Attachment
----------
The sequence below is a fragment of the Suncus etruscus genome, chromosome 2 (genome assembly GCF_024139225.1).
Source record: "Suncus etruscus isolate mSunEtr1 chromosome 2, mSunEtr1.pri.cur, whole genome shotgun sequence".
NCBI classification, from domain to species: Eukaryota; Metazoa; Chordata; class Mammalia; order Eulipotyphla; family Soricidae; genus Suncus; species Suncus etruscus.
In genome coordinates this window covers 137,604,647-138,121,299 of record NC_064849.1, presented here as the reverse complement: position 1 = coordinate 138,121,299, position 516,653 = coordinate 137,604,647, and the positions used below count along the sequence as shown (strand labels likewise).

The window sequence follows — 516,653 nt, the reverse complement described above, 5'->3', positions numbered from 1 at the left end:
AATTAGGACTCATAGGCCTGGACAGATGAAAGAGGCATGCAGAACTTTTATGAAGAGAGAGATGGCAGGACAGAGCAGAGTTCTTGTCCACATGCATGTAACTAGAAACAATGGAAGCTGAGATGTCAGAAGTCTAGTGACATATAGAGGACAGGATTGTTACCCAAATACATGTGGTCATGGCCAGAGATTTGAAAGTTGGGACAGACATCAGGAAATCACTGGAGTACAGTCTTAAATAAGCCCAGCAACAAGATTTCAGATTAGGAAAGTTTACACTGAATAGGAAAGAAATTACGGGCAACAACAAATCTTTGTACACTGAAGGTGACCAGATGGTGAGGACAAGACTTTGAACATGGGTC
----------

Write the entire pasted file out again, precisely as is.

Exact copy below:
The sequence below is a fragment of the Suncus etruscus genome, chromosome 2 (genome assembly GCF_024139225.1).
Source record: "Suncus etruscus isolate mSunEtr1 chromosome 2, mSunEtr1.pri.cur, whole genome shotgun sequence".
NCBI classification, from domain to species: Eukaryota; Metazoa; Chordata; class Mammalia; order Eulipotyphla; family Soricidae; genus Suncus; species Suncus etruscus.
In genome coordinates this window covers 137,604,647-138,121,299 of record NC_064849.1, presented here as the reverse complement: position 1 = coordinate 138,121,299, position 516,653 = coordinate 137,604,647, and the positions used below count along the sequence as shown (strand labels likewise).

The window sequence follows — 516,653 nt, the reverse complement described above, 5'->3', positions numbered from 1 at the left end:
AATTAGGACTCATAGGCCTGGACAGATGAAAGAGGCATGCAGAACTTTTATGAAGAGAGAGATGGCAGGACAGAGCAGAGTTCTTGTCCACATGCATGTAACTAGAAACAATGGAAGCTGAGATGTCAGAAGTCTAGTGACATATAGAGGACAGGATTGTTACCCAAATACATGTGGTCATGGCCAGAGATTTGAAAGTTGGGACAGACATCAGGAAATCACTGGAGTACAGTCTTAAATAAGCCCAGCAACAAGATTTCAGATTAGGAAAGTTTACACTGAATAGGAAAGAAATTACGGGCAACAACAAATCTTTGTACACTGAAGGTGACCAGATGGTGAGGACAAGACTTTGAACATGGGTC